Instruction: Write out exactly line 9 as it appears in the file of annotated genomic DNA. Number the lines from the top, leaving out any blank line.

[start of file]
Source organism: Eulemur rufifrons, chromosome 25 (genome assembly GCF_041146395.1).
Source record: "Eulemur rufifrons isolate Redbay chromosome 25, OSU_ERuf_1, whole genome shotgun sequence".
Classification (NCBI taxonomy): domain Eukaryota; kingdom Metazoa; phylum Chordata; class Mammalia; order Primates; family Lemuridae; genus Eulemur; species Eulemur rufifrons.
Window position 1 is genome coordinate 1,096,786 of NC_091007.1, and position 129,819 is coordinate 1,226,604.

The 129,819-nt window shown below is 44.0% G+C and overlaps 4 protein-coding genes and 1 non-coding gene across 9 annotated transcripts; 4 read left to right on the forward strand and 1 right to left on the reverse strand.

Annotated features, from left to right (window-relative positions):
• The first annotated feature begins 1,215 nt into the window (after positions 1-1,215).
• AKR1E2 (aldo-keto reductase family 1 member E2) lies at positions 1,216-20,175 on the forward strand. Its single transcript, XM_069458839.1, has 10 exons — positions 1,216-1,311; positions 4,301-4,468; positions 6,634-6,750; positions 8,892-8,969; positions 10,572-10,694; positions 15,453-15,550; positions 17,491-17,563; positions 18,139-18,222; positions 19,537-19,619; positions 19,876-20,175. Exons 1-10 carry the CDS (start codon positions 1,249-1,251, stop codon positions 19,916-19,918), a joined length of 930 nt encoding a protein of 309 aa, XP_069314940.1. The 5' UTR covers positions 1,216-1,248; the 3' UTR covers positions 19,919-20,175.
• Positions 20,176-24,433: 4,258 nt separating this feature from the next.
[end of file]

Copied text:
• Positions 20,176-24,433: 4,258 nt separating this feature from the next.